"I reached the village," said John Lexman, "and passed through it.
There was nobody about, the rain was still falling very heavily
and indeed I didn't meet a single soul all the evening. I reached
the place appointed about five minutes before time. It was the
corner of Eastbourne Road on the station side and there I found
Vassalaro waiting. I was rather ashamed of myself at meeting him
at all under these conditions, but I was very keen on his not
coming to the house for I was afraid it would upset Grace. What
made it all the more ridiculous was this infernal pistol which was
in my pocket banging against my side with every step I took as
though to nudge me to an understanding of my folly."

"Where did you meet Vassalaro?" asked T. X.

"He was on the other side of the Eastbourne Road and crossed the
road to meet me. At first he was very pleasant though a little
agitated but afterward he began to behave in a most extraordinary
manner as though he was lashing himself up into a fury which he
didn't feel. I promised him a substantial amount on account, but
he grew worse and worse and then, suddenly, before I realised what
he was doing, he was brandishing a revolver in my face and
uttering the most extraordinary threats. Then it was I remembered
Kara's warning."

"Kara," said T. X. quickly.

"A man I know and who was responsible for introducing me to
Vassalaro. He is immensely wealthy."

"I see," said T. X., "go on."

"I remembered this warning," the other proceeded, "and I thought
it worth while trying it out to see if it had any effect upon the
little man. I pulled the pistol from my pocket and pointed it at
him, but that only seemed to make it--and then I pressed the
trigger . . . .

"To my horror four shots exploded before I could recover
sufficient self-possession to loosen my hold of the butt. He fell
without a word. I dropped the revolver and knelt by his side. I
could tell he was dangerously wounded, and indeed I knew at that
moment that nothing would save him. My pistol had been pointed in
the region of his heart . . . . "

He shuddered, dropping his face in his hands, and the girl by his
side, encircling his shoulder with a protecting arm, murmured
something in his ear. Presently he recovered.

"He wasn't quite dead. I heard him murmur something but I wasn't
able to distinguish what he said. I went straight to the village
and told the constable and had the body removed."

T. X. rose from the table and walked to the door and opened it.

"Come in, constable," he said, and when the man made his
appearance, "I suppose you were very careful in removing this
body, and you took everything which was lying about in the
immediate ate vicinity'?"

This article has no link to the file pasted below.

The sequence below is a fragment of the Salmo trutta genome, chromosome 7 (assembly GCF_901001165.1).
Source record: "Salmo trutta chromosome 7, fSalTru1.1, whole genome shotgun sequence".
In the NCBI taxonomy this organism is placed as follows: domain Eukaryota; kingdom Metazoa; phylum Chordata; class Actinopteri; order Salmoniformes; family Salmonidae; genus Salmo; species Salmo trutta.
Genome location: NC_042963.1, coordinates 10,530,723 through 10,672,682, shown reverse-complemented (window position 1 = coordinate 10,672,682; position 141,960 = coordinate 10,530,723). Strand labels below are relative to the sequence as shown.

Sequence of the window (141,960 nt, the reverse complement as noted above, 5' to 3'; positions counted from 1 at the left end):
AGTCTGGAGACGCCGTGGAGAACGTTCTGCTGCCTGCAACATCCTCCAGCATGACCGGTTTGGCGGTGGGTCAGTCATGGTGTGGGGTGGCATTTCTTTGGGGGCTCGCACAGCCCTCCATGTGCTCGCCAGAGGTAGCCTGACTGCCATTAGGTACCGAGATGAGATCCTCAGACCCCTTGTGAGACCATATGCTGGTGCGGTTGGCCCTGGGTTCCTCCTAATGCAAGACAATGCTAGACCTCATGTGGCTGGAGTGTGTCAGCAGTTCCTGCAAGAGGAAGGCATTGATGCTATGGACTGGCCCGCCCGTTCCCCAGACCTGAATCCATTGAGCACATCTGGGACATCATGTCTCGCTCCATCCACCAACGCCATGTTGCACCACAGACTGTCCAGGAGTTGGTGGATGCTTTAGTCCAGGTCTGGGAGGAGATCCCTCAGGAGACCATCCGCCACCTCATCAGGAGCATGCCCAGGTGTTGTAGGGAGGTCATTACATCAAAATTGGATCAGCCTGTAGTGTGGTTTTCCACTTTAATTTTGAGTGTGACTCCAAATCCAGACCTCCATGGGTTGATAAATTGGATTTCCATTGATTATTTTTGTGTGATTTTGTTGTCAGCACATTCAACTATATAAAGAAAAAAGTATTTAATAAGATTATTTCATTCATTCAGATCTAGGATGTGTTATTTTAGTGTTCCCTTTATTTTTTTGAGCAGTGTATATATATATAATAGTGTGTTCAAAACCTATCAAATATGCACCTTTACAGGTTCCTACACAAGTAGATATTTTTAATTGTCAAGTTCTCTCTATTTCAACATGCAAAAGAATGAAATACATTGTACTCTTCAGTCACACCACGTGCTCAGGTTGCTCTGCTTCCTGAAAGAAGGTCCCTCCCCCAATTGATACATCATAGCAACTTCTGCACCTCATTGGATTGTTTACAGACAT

"Yes, sir," replied the man, "I took his hat and his walkingstick,
if that's what you mean."

"And the revolver!" asked T. X.

The man shook his head.

"There warn't any revolver, sir, except the pistol which Mr.
Lexman had."

He fumbled in his pocket and pulled it out gingerly, and T. X.
took it from him.

"I'll look after your prisoner; you go down to the village, get
any help you can and make a most careful search in the place where
this man was killed and bring me the revolver which you will
discover. You'll probably find it in a ditch by the side of the
road. I'll give a sovereign to the man who finds it."

The constable touched his hat and went out.

"It looks rather a weird case to me," said T. X., as he came back
to the table, "can't you see the unusual features yourself,
Lexman! It isn't unusual for you to owe money and it isn't
unusual for the usurer to demand the return of that money, but in
this case he is asking for it before it was due, and further than
that he was demanding it with threats. It is not the practice of
the average money lender to go after his clients with a loaded
revolver. Another peculiar thing is that if he wished to
blackmail you, that is to say, bring you into contempt in the eyes
of your friends, why did he choose to meet you in a dark and
unfrequented road, and not in your house where the moral pressure
would be greatest? Also, why did he write you a threatening
letter which would certainly bring him into the grip of the law
and would have saved you a great deal of unpleasantness if he had
decided upon taking action!"

He tapped his white teeth with the end of his pencil and then
suddenly,

"I think I'll see that letter," he said.

John Lexman rose from the sofa, crossed to the safe, unlocked it
and was unlocking the steel drawer in which he had placed the
incriminating document. His hand was on the key when T. X.
noticed the look of surprise on his face.